Identical bills pending in the U.S. House and Senate are aimed at expanding and altering the substantive and procedural remedies available to businesses seeking to defend their valuable trade secrets through litigation. On July 29, 2015, bipartisan leaders in each house of Congress introduced proposed legislation titled the Defend Trade Secrets Act of 2015(“DTSA”). If enacted into law, the DTSA would empower companies to protect their trade secrets in federal court by creating a federal private right of action for the misappropriation of a trade secret that is “related to a product or service used in, or intended for use in, interstate or foreign commerce.”

Under existing laws, trade secrets litigation is most frequently initiated in state court and prosecuted under a patchwork of state statutes, most of which mirror or closely track the Uniform Trade Secrets Act (“UTSA”). “Unfortunately, in today’s global information age, there are endless examples of how easy— and rewarding—it can be to steal trade secrets,” said Senator Orrin Hatch, R-Utah, a primary proponent of the new bill, in a statement. “Yet there are no federal remedies available to help victim companies recover from their losses. The Defend Trade Secrets Act of 2015 establishes a uniform standard for what constitutes trade secret theft and will give U.S. companies the ability to protect their trade secrets in federal court.”

In addition to opening the federal courts as a forum for businesses seeking to protect their trade secrets and recoup damages through litigation, the DTSA would also create a five year statute of limitations for bringing such claims (as opposed to the three year statute that currently exists in most states).  In situations where injunctive relief is necessary to prevent an immediate and irreparable injury to the owner of the trade secret, the DTSA equips plaintiffs with a mechanism for pursuing an ex parte “seizure of property necessary to prevent the propagation or dissemination of the trade secret that is the subject of the action.” Unlike the UTSA, the DTSA would allow broader recovery for plaintiffs because it would not expressly preempt additional causes of action arising from the same set of facts as the misappropriation. Thus, the DTSA marks a significant expansion of remedies for employers suing employees or businesses suing competitors for trade secret misappropriation.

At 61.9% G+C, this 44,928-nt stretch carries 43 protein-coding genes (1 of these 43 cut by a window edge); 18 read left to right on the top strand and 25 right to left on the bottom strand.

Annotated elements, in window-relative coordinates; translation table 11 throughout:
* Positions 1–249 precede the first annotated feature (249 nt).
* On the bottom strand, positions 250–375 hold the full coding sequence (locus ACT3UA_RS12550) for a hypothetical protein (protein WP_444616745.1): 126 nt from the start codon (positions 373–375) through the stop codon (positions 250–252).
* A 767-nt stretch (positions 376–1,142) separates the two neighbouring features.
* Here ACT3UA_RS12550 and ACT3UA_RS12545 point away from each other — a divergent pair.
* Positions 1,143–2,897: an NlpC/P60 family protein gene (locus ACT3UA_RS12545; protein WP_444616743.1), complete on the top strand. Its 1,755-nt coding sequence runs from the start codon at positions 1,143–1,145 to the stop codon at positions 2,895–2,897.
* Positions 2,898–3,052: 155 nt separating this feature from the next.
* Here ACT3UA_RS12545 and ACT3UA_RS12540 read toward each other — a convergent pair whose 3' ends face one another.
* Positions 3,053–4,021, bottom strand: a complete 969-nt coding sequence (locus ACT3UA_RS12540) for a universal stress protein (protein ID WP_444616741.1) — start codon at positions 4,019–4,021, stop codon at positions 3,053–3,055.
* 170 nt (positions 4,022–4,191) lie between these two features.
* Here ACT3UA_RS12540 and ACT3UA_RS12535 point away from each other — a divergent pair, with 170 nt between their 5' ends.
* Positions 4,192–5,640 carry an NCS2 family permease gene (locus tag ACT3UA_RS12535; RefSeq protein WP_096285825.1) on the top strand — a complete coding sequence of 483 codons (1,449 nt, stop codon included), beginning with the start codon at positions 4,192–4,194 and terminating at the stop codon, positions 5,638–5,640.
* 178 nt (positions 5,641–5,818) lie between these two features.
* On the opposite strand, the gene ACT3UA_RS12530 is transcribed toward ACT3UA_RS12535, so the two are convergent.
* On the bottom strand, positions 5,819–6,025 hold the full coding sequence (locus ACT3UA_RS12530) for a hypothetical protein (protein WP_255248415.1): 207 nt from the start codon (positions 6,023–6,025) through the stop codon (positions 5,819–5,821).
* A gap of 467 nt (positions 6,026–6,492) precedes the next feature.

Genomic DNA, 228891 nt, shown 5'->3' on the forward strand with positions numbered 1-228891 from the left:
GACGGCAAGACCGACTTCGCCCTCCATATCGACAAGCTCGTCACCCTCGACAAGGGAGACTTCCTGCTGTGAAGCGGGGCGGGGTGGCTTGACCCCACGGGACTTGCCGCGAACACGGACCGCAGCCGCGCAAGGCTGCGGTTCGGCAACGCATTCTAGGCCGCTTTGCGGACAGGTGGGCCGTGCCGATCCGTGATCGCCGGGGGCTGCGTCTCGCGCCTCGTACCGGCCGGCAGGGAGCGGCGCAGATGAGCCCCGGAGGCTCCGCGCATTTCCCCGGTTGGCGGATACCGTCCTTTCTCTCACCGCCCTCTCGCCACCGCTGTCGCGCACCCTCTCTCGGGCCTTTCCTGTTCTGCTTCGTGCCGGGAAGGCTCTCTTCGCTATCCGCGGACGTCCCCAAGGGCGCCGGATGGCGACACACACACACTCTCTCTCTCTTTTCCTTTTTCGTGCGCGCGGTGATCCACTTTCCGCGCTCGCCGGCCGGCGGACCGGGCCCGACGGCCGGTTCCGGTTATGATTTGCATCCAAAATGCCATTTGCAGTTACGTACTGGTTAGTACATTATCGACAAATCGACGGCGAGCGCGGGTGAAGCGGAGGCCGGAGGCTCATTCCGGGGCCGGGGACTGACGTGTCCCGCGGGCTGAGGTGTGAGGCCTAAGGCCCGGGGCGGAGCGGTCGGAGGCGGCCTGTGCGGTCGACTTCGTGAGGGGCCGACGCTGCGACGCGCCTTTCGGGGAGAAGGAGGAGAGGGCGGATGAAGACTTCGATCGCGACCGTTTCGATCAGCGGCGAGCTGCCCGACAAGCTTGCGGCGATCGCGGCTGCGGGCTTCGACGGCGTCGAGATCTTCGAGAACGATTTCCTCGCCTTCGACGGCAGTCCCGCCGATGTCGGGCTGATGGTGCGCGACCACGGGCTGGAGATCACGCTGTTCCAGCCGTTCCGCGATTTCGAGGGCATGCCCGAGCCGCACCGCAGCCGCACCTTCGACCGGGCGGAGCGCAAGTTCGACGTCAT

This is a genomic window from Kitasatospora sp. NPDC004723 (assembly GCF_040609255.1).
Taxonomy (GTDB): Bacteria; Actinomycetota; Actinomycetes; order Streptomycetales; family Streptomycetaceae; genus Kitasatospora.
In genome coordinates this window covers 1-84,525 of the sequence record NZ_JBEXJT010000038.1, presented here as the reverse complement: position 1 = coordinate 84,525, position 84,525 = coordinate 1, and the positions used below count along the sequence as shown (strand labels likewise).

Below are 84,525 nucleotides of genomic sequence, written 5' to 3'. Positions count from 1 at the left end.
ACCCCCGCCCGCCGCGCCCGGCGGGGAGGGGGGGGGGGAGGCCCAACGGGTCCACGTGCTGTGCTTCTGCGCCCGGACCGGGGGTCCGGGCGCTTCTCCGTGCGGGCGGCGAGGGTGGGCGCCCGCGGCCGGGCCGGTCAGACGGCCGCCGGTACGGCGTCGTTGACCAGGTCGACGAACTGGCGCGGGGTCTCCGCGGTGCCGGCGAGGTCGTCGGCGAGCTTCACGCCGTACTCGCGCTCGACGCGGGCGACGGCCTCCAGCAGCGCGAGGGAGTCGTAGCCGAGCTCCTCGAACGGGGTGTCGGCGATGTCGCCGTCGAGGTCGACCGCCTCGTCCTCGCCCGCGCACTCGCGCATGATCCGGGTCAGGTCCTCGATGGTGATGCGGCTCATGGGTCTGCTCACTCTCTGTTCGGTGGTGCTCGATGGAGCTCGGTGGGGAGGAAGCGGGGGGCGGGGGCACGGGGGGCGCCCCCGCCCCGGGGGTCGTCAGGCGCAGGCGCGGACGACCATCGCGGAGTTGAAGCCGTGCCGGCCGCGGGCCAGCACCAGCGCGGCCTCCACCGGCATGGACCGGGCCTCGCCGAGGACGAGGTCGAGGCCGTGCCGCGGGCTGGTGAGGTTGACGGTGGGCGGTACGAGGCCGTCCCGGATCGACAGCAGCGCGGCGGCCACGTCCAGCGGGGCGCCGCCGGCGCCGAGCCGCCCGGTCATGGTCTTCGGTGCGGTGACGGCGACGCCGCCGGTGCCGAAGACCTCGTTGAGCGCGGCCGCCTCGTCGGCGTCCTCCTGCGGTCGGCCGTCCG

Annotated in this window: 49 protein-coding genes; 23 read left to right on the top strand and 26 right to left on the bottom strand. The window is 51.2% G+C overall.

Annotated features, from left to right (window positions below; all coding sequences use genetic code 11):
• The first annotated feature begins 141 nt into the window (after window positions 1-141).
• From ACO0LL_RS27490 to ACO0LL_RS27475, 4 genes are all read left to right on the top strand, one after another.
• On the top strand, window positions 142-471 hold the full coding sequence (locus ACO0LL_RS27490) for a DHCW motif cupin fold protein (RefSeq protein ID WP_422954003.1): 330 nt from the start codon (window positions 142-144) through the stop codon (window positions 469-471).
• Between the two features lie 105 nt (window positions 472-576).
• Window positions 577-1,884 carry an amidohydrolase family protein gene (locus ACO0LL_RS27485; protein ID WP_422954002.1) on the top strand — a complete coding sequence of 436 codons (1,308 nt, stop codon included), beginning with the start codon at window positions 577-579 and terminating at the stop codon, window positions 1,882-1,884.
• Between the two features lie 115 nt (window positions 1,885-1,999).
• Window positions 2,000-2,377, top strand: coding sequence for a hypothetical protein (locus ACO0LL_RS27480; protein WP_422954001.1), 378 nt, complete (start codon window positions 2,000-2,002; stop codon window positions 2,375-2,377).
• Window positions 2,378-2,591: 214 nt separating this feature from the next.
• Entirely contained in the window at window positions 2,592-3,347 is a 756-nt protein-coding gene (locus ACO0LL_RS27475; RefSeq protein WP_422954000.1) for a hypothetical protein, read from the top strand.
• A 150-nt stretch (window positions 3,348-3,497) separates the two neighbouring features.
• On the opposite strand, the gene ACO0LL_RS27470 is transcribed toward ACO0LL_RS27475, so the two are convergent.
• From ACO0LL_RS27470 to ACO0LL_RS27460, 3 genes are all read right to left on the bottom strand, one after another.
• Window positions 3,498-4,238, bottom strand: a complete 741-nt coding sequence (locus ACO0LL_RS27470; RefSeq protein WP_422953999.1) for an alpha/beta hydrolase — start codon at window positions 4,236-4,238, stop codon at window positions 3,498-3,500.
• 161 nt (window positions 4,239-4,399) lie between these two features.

The identical DTSA bills have been referred to their respective judiciary committees and continue, for now, to receive bipartisan support in Congress.